Tuesday, February 28, 2012

from probes to paper towels

When you write a farcical blog post about vulnerable vaginas, intrusive probes and seedy politics, I’ve discovered, you sort of write yourself into a corner.  How in the world do you top that?  Add that a riveting post about paper towel usage has sat patiently on my back burner for 2 weeks now, and you can see my problem. 

Of course, I could write about something else, but I’m beginning to wonder, what's so wrong with a post on paper towel?  Why can't I seem to find room for that here?

This has forced me to think carefully about the point of this blog.  Can probes and paper towels comfortably share this cyber space?

Surprisingly, I think they do.  I set out to write about the family—the home—as it relates to the bigger picture outside.  A sort of untapped-power-of-the-homemaker kind of thing. 

Going to a protest, as Olivia and I did last week, demonstrates an explicit way that a family can participate in politics. Sometimes you even get a really exciting payoff.  In our case, I think the Virginia legislature was shocked to find 1,100 silent but furious men, women and children standing defiantly on their doorstep.

Thankfully, they couldn't take the heat.  I can see them now, blushing furiously at their sudden national association with vaginal penetration.  Consequently, they deferred their vote on the personhood bill until 2013 and favorably amended the sonogram bill

Such victories are a pretty big deal, and I admit, no matter how I might try to jazz it up, paper towel just isn’t that “sexy.”  Still, most people (including me) don’t have time to protest every day, or every week, or even every month, and standing on the picket line isn’t always the best way to address an issue anyway. Not to mention that many people simply aren't up for that kind of activism.  That’s perfectly OK. 

There are other ways to advocate for change—many of which don’t require extra time, effort, money or the occasional risk of arrest.  Eliminating something like paper towel from your kitchen is a great example of how to live purposefully—of how to make the everyday decisions of the household count for the bigger picture you’d like to see in the world.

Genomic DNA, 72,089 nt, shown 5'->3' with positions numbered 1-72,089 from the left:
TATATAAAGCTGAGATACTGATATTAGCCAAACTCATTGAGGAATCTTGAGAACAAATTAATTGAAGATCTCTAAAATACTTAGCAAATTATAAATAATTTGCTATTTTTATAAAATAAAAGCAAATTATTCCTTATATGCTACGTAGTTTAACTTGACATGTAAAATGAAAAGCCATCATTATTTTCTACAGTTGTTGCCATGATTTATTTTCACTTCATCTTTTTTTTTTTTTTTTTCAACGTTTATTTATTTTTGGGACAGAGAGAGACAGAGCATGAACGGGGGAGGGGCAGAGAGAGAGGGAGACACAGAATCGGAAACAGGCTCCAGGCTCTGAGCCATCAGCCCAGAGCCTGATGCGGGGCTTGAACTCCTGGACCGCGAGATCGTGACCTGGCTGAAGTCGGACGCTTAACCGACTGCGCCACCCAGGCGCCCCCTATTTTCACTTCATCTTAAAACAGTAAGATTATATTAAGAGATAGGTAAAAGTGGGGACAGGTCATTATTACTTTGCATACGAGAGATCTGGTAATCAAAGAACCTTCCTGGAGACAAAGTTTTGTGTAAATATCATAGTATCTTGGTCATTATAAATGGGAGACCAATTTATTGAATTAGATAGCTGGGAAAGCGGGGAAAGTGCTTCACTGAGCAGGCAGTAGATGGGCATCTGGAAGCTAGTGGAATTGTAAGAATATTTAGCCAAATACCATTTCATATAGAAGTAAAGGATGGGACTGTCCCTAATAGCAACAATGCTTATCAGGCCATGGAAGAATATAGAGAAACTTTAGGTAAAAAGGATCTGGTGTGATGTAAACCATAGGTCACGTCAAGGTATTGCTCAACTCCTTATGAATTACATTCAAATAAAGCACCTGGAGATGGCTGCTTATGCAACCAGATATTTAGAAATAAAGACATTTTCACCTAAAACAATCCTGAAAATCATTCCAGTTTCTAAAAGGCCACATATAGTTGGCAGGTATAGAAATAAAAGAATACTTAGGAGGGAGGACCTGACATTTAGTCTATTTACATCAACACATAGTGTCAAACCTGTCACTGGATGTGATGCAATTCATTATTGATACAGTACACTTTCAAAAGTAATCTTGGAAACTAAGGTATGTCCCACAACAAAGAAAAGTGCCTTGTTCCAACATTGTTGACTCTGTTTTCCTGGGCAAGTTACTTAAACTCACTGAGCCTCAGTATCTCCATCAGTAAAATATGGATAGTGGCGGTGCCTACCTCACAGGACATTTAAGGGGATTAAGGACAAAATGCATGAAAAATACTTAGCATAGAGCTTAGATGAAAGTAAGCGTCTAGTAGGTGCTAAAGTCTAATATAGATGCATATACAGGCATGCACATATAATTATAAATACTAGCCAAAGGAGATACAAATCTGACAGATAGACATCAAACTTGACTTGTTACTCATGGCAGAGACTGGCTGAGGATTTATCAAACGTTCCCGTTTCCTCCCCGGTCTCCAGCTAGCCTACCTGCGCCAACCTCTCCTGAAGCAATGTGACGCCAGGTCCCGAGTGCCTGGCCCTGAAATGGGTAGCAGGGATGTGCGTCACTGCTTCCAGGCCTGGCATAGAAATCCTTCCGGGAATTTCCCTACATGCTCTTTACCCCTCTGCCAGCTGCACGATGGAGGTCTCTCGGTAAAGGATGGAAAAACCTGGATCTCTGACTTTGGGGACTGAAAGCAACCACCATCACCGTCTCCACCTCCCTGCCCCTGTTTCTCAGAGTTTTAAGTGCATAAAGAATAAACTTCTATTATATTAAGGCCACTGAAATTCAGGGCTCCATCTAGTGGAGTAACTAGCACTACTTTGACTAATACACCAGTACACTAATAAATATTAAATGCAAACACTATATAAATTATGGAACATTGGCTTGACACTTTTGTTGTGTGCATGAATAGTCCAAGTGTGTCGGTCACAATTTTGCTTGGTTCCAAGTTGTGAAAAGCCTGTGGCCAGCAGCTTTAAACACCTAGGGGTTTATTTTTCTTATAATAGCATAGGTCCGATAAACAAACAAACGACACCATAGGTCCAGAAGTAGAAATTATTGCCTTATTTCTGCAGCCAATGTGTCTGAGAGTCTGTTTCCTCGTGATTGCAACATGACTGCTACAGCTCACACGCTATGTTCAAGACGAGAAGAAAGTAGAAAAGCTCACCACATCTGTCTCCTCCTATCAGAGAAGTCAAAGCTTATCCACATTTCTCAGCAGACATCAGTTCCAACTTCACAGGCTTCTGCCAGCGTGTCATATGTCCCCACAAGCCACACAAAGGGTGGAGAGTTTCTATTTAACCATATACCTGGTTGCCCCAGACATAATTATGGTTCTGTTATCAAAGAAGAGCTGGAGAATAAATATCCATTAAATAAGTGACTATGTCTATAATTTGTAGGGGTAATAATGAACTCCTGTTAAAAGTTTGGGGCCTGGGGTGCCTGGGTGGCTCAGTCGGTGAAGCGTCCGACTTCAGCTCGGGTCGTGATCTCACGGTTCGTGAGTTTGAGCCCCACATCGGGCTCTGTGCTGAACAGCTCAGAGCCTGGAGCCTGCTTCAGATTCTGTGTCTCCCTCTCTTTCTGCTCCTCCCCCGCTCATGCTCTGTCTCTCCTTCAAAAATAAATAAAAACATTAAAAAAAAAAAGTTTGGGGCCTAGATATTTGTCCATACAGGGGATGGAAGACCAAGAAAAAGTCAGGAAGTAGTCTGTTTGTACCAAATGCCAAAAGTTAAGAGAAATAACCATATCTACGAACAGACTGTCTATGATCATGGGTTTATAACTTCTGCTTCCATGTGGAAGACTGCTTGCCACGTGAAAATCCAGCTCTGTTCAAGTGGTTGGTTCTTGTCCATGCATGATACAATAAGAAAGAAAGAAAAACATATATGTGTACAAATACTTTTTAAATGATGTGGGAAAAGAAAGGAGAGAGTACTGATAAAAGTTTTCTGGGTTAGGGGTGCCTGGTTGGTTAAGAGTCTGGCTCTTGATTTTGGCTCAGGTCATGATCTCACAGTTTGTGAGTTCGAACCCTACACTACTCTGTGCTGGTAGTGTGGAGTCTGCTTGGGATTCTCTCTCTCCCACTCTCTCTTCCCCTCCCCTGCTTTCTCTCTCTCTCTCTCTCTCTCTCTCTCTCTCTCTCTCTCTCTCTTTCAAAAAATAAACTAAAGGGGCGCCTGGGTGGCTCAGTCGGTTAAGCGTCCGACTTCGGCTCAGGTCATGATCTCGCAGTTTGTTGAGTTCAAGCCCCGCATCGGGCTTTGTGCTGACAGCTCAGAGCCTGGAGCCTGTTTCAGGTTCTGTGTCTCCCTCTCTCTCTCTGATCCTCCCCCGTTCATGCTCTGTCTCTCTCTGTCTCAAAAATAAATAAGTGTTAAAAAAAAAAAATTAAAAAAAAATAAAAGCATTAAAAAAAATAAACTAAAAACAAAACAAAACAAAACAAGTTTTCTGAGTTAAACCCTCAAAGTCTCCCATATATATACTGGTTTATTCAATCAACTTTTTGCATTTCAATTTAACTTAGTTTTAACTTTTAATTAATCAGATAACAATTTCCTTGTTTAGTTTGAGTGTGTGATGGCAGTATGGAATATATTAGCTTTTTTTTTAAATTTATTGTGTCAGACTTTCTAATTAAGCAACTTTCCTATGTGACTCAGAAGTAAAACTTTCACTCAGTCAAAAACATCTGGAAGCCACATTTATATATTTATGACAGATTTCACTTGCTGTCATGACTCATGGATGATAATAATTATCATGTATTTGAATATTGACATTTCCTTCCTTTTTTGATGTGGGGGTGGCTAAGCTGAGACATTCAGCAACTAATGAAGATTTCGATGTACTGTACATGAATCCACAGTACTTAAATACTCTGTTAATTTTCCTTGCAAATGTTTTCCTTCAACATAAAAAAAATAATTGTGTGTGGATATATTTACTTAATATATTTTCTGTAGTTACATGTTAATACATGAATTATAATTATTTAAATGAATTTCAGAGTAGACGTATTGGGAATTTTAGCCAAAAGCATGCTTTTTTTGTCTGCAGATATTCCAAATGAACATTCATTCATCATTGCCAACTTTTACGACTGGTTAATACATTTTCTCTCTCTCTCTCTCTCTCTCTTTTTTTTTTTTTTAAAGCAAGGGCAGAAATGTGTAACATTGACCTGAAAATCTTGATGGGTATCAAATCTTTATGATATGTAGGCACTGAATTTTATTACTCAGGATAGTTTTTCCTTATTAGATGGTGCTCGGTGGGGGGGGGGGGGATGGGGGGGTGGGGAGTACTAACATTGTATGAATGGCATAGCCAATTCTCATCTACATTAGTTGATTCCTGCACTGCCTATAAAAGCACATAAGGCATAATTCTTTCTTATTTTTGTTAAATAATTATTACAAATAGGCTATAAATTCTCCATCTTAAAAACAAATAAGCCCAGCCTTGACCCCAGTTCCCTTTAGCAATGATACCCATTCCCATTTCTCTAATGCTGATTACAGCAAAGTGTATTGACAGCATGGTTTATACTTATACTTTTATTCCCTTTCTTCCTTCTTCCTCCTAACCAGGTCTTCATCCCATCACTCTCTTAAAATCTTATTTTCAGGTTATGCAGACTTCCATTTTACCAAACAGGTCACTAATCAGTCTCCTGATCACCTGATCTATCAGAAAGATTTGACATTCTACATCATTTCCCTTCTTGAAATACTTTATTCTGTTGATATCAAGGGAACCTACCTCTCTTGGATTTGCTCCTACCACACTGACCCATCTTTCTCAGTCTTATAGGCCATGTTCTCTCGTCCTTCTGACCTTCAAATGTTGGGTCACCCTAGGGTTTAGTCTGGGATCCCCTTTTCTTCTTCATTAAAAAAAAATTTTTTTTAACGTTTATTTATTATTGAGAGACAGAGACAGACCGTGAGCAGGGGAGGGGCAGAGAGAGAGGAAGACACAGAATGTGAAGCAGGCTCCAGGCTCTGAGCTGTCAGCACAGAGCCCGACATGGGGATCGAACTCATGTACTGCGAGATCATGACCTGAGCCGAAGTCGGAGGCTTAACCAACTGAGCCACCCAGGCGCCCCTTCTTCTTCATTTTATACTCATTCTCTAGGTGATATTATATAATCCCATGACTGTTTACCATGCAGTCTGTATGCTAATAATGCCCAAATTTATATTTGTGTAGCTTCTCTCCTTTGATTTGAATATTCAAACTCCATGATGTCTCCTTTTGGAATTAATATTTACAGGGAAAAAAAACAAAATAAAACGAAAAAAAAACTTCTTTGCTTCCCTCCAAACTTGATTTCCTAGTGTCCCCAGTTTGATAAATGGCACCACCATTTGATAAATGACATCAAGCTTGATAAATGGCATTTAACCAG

So, if you don't want to march, chant, carry banners, or tie an intimidating black bandana around your face (or even if you do), you can always make your daily routine your protest. Make it your vote. 

The opportunities are limitless because:

everything we buy casts a vote,

everything we eat casts a vote,

everything we throw away casts a vote,

everything we teach our kids casts a vote …

regardless of whether we intend it to or not.

So why not make these decisions with intention?

As Mahatma Ghandi said, “Be the change you want to see in the world.” 

After Olivia and I dressed up in sneakers and slogans last week, we still had to return home—to our daily routine. 

What would we buy?

What would we eat?

What would we throw away?

In the course of doing those things, what would Gareth and Olivia learn about their own roles as citizens?

I don't believe there is such a gap between protesting probes and passing on paper towel.  Both represent political action.  They simply vary in their degree of confrontation, duration, and risk. 

Which gives me permission to write here about disposable stuff in the kitchen! 

Except I've come to the end. 


And still I have offered nary a word about our justifications or strategies for operating a paperless kitchen.  I suppose this writing serves as the post-probe paper-picker-upper PR, the paper towel hype that, by the time I sign off, will have everyone in a frenzy of anticipation for the long awaited...paper towel post.

Next time. 


  1. Hi Deb! Great Post, or pre-post. I firmly believe that we vote with all those things you mentioned above. Today I shopped at my local coop and paid, oh, three times as much as I would at a conventional store. But the produce is amazing (only bought organic, and local if possible) and the natural products are very interesting. I am really trying to be very mindful of the products we put on our bodies. Also, the more I read about cocoa production, the more I think I must seek out fair trade chocolate. To think that I buy treats for my family (and ME!) on the backs of child slaves is unacceptable! Regarding paper products, I can't go without, but I try to buy greener paper products and paper products with as little to no plastic wrapping as possible. Also, sham wow use, although it's more like Sham Meh, has saved some trees for us. So, how to NO paper towel in the kitchen? Also, the amount of laundry added must be considered, as I assume you will be using more cloth?

    1. Hey Franny, I'm eating chocolate covered almonds as i'm reading your comment, worrying about where they came from. ugh. i think i feel about my choc. covered almonds the way you feel about paper towel. the kitchen just has to have them! :) buying paper products that aren't wrapped in plastic is a nice compromise-I hate that plastic more than anything! we'll see what you think if i ever get around to this paper towel post! thanks for dropping by!